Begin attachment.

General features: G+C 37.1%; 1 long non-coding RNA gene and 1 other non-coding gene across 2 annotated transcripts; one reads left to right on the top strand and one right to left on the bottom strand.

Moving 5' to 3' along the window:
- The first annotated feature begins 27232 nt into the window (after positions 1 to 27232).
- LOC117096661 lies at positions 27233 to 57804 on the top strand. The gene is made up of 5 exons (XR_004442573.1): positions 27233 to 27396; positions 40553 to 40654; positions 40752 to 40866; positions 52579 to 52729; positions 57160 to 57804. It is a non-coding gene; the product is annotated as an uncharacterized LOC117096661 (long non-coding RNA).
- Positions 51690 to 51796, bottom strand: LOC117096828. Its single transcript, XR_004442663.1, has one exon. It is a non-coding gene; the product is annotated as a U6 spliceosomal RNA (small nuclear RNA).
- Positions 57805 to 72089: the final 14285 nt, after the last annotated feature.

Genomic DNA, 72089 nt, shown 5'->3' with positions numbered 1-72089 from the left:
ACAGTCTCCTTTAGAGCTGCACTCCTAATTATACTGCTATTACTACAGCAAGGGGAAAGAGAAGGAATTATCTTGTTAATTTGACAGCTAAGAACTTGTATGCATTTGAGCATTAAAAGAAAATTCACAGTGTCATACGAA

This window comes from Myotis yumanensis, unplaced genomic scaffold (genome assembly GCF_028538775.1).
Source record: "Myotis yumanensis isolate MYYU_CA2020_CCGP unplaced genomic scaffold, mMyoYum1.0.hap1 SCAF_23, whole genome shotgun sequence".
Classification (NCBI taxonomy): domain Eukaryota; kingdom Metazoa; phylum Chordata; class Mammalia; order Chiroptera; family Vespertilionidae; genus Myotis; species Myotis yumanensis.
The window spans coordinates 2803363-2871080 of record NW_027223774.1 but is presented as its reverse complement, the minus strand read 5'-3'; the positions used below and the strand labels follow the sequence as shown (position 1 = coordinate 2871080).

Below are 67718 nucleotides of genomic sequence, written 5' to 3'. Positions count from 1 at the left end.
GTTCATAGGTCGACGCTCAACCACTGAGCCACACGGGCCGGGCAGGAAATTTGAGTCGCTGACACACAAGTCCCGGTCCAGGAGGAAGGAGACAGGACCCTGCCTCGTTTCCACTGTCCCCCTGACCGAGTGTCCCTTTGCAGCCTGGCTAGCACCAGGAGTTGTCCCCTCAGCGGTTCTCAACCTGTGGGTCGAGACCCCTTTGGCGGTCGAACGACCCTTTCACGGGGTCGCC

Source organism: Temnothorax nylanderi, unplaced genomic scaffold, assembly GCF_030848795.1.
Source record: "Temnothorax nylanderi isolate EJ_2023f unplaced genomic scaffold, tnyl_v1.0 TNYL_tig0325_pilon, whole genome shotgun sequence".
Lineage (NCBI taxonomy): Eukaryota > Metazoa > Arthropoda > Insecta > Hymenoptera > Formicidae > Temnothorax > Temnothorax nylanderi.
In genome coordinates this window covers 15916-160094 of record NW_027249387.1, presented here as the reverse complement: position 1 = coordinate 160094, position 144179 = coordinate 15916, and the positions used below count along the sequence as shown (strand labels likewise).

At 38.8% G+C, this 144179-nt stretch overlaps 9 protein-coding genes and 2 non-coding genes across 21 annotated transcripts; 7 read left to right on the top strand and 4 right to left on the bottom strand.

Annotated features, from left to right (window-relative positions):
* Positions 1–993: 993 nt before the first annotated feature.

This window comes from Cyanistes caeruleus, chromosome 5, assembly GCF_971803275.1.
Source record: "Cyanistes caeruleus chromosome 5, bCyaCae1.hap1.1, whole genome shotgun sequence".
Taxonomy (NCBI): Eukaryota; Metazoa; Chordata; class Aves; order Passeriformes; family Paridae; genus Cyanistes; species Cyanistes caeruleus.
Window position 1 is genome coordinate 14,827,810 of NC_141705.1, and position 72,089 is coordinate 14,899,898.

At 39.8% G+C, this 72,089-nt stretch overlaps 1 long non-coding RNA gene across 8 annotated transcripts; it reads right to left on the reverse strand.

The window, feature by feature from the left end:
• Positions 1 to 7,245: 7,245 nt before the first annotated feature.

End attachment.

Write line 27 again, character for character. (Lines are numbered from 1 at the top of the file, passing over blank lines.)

The window, feature by feature from the left end: